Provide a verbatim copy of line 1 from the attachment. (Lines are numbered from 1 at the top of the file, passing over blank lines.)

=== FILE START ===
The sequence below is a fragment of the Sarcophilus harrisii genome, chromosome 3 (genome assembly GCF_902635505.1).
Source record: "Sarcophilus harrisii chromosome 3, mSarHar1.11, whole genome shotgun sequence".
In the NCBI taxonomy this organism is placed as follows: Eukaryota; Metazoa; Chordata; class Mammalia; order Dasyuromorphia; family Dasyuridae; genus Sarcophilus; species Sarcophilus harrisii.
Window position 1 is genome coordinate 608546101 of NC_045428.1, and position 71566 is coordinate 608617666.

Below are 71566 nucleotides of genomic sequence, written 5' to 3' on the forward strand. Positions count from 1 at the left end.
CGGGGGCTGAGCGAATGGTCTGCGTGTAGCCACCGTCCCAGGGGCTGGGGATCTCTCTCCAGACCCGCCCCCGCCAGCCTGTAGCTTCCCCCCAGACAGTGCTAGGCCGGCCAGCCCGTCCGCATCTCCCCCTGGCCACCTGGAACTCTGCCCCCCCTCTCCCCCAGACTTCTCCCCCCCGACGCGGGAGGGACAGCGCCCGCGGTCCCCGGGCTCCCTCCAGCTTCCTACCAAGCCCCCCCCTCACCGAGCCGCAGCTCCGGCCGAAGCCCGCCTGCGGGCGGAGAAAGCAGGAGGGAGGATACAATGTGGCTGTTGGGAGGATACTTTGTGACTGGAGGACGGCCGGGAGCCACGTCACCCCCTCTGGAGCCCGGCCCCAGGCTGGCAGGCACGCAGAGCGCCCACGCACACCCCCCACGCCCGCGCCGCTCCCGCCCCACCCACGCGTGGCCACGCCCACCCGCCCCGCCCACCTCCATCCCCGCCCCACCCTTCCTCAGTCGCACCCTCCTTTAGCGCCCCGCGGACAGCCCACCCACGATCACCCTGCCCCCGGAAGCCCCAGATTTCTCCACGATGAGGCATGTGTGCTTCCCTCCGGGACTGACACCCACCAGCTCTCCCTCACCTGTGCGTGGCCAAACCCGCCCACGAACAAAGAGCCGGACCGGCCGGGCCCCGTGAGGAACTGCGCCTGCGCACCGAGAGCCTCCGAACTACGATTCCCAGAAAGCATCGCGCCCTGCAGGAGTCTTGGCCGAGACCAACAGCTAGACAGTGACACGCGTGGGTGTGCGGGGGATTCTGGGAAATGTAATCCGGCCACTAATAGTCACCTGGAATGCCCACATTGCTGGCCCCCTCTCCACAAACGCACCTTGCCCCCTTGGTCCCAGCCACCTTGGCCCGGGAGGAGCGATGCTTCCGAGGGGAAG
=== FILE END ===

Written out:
The sequence below is a fragment of the Sarcophilus harrisii genome, chromosome 3 (genome assembly GCF_902635505.1).